Egypt's Foreign Ministry issued a statement early Wednesday refuting recent reports that a cache of what appear to be ancient Egyptian artefacts seized by Italian authorities were found in a container belonging to the Egyptian embassy in Rome.
Egypt's Foreign Ministry spokesperson Ahmed Abu-Zeid explained that the Italian Antiquities and Tourism Police informed the Egyptian embassy in Rome on 14 March that they had seized 23,700 artefacts, including 118 ancient Egyptian items enclosed inside a diplomatic container.
"The Egyptian embassy immediately sent a CD containing images of the artefacts to the cultural department at the Foreign Ministry in Cairo to brief the Egyptian Ministry of Antiquities and verify their authenticity, and to respond to the inquiries of the Italian officials in order to complete the investigation," the statement by Egypt's Foreign Ministry spokesperson said.
The spokesperson added that the Egyptian embassy in Rome also contacted the deputy commander of the Italian Tourism and Antiquities Police, as well as the Italian Ministry of Foreign Affairs, to clarify whether the container originated from the port of Alexandria or only passed through the port on its way to Italy.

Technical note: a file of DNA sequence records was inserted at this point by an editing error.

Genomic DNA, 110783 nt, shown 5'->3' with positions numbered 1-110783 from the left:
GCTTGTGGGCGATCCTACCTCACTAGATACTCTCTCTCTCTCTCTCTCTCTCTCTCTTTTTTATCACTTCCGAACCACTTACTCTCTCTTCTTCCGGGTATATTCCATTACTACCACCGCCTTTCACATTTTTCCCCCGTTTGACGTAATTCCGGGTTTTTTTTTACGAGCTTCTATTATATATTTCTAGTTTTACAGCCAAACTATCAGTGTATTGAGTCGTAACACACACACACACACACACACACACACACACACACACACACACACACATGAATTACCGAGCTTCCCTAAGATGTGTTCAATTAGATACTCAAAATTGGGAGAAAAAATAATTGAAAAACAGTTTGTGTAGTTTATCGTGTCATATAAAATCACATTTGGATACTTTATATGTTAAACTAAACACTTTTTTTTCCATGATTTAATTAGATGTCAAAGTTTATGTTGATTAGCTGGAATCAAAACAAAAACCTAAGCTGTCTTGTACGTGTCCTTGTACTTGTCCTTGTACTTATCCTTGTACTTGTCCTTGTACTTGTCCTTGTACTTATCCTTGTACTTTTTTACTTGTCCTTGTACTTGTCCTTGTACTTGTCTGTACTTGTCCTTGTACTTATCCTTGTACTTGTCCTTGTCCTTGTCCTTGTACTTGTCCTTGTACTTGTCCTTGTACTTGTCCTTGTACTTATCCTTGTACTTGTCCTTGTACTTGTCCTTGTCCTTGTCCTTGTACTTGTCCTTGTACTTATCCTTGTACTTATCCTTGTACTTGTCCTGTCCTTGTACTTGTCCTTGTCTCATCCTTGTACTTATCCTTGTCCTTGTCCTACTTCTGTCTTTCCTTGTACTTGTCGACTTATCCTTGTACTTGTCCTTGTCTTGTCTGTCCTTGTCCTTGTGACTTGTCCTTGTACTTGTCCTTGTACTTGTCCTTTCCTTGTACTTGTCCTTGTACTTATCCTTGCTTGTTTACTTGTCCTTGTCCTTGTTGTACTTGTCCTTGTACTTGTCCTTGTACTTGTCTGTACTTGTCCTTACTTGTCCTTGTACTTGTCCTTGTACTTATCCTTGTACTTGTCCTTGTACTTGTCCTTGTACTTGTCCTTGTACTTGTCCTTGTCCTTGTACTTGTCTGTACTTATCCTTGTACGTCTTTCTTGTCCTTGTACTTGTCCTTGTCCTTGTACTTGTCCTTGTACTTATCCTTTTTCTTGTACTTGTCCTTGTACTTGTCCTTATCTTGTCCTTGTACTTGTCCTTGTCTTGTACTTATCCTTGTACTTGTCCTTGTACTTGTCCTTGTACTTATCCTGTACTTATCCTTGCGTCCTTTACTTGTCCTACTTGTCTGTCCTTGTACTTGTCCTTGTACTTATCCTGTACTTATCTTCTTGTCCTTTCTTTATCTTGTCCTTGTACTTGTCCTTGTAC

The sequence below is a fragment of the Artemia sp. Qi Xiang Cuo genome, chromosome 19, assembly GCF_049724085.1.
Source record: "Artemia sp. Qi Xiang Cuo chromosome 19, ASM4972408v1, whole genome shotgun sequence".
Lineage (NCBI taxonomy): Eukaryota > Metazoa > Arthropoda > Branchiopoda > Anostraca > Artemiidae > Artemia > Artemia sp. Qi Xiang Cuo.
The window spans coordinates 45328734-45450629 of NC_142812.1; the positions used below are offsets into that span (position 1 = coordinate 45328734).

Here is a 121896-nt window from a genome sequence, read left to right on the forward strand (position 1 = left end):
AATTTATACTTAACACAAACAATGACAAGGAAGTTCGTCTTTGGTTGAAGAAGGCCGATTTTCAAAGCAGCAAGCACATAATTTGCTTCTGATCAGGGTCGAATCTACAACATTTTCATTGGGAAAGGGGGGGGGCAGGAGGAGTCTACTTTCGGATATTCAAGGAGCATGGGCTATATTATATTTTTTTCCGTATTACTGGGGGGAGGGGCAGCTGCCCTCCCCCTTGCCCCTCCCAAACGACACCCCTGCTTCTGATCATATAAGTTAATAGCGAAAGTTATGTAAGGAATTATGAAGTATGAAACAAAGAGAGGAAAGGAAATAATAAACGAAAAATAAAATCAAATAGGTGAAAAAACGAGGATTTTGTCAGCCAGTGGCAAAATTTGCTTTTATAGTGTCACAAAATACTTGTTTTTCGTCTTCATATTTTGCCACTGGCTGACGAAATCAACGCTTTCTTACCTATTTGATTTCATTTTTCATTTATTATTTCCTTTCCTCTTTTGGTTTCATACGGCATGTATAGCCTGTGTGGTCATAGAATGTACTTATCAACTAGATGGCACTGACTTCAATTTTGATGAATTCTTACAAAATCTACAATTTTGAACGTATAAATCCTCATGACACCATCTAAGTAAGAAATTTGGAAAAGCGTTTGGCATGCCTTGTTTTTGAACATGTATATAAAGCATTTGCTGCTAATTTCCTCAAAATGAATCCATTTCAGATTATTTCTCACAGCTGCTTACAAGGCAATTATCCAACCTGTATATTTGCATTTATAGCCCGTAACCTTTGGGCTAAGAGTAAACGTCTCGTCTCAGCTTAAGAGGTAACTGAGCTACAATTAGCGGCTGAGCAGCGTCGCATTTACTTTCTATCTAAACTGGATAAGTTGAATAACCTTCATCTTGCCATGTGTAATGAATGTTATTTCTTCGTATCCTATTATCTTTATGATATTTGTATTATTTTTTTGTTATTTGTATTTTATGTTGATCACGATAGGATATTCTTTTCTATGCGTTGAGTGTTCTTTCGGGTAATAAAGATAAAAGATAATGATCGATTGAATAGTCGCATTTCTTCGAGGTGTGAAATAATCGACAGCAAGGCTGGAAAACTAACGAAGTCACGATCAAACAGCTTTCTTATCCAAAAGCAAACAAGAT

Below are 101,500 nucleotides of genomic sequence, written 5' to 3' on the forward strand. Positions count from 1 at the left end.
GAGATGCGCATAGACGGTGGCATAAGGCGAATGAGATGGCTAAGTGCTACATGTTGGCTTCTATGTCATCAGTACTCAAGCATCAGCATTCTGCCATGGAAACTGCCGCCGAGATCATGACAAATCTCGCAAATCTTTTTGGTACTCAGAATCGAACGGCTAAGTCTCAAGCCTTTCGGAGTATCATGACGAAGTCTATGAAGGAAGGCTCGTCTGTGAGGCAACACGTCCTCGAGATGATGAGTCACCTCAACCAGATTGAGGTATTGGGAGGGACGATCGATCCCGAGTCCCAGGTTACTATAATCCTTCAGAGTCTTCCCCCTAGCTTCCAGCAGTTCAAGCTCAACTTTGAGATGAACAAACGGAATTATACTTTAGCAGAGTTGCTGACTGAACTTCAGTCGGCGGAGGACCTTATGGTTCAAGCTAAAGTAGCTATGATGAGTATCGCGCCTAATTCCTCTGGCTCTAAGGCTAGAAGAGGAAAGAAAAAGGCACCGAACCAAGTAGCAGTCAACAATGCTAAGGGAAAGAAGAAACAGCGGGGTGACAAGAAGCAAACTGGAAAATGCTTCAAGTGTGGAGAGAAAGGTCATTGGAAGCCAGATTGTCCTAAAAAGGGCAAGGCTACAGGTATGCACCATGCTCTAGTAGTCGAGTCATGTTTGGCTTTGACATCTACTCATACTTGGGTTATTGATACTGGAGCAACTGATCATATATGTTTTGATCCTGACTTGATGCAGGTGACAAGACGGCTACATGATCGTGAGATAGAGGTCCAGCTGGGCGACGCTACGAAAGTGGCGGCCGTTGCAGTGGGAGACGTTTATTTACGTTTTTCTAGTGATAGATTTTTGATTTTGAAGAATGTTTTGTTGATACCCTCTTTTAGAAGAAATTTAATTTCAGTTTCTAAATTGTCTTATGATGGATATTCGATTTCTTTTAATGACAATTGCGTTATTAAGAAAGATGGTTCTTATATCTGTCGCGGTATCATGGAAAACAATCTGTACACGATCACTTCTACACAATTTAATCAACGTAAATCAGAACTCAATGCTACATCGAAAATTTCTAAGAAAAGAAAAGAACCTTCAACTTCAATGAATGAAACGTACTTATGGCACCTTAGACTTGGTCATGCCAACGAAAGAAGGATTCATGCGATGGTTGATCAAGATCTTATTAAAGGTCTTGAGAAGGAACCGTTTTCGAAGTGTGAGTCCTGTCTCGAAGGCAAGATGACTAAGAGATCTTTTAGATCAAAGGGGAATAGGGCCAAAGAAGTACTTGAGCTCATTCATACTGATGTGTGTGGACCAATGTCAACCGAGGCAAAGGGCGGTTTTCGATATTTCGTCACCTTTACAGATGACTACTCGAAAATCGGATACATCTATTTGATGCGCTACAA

"The Italian side reported that their contacts in the customs administration at the port indicated the artefacts were found last year and the shipment did not belong to an Egyptian diplomat but to an Italian citizen," the statement added.
Italian officials also promised to provide further clarifications on the container's departure date and the exporting party at the earliest possible opportunity.
"The Egyptian Foreign Ministry is following up with the Italian side through the Egyptian embassy in Rome to uncover all details related to the incident and to hold accountable those responsible for smuggling the Egyptian artefacts, if their authenticity is indeed proven," the statement concluded.
On Wednesday, Shaaban Abdel-Gawad, the head of the Egyptian Antiquities Ministry’s repatriation department, said that the Ministry of Foreign Affairs reported the incident to the Ministry of Antiquities, which assigned a special archaeological committee to confirm the authenticity of the seized artefacts by examining their photos.
Abdel-Gawad said that the objects were stolen from illegal excavation sites, as there is no record of them existing in any Egyptian museum or store gallery.